It is in this sense that Harvard must be independent from society at large.
This is not the independence of ignorance, which understands us as entitled to pay no attention to what people outside our walls are saying or doing. Quite the contrary: People outside our walls constantly make discoveries or raise possibilities worth serious scholarly consideration, and it is often by attending to the broader conditions of society that we discover questions urgently needing addressing.
But how we settle those questions is different. For this purpose, the demands of truth-seeking mean that it just cannot matter which answer is most preferred by politicians, or monied interests, or the ‘woke mob’, or (for that matter) the ‘anti-woke mob.’
The same goes for Harvard’s educational mission. We do not teach primarily to produce the next generation of scholarly researchers: Most of our students go on to find other ways to contribute to society at large. We do (I hope) aim to instill in our students certain scholarly habits of mind, especially the habits of mind that lead us to embrace serious, good-faith, curiosity-driven engagement with those who disagree with us.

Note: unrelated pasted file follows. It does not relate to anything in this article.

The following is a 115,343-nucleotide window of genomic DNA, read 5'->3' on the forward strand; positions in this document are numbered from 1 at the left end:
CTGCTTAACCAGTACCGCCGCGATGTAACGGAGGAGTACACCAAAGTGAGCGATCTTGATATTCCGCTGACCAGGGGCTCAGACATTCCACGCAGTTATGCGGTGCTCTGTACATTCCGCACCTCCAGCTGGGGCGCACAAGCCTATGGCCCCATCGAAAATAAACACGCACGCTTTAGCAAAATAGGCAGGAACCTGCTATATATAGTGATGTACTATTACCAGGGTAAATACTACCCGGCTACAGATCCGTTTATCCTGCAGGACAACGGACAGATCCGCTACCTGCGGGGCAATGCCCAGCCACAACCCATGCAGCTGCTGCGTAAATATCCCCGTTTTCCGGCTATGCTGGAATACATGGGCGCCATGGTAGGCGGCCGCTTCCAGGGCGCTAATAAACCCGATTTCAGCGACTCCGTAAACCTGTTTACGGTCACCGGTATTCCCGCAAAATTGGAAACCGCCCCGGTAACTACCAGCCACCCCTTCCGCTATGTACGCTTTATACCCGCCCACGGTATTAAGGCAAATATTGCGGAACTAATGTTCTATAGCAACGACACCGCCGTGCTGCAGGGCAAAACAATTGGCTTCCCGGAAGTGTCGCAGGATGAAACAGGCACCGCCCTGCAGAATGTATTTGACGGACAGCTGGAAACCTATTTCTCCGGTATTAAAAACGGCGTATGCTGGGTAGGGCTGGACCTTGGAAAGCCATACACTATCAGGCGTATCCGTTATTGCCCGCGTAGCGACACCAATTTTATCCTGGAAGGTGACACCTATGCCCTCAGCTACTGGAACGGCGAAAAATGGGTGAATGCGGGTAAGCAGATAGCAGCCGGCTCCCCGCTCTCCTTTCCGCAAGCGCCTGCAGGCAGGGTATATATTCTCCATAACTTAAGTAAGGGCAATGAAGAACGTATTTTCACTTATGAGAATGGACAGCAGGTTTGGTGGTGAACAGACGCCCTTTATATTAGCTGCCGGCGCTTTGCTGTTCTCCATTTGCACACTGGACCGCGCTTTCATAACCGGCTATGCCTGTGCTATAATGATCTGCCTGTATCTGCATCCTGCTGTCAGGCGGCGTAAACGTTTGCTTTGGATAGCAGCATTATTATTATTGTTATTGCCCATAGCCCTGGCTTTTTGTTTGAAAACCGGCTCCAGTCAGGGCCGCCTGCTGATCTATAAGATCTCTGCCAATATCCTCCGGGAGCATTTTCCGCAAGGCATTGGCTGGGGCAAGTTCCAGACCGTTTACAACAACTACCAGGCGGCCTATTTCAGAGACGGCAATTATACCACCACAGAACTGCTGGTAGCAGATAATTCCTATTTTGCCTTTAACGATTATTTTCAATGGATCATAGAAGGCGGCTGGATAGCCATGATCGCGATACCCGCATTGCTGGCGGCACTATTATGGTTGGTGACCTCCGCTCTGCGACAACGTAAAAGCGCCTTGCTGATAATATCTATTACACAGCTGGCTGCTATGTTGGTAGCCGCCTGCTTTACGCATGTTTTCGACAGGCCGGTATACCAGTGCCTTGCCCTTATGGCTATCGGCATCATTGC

That means getting our students to wrestle with and understand, at a deep level, viewpoints they do not like or may even find abhorrent. It means ensuring that the student body itself features a broad range of viewpoints and life experiences so that students’ social interactions with one another provide a second, equally rich occasion for learning.
Yes, we teach lots of plain old content. But, crucially, we must also focus on expanding our students’ horizons, getting them to the point where they can think — both individually and together — in a way that emphasizes learning from those who see things differently. And just as it would be a disaster to let outside influences affect how we answer our research questions, so too it would be a disaster to decide what or how to teach based on the whims or preferences of politicians, monied interests, or a ‘wokeness’-obsessed mob.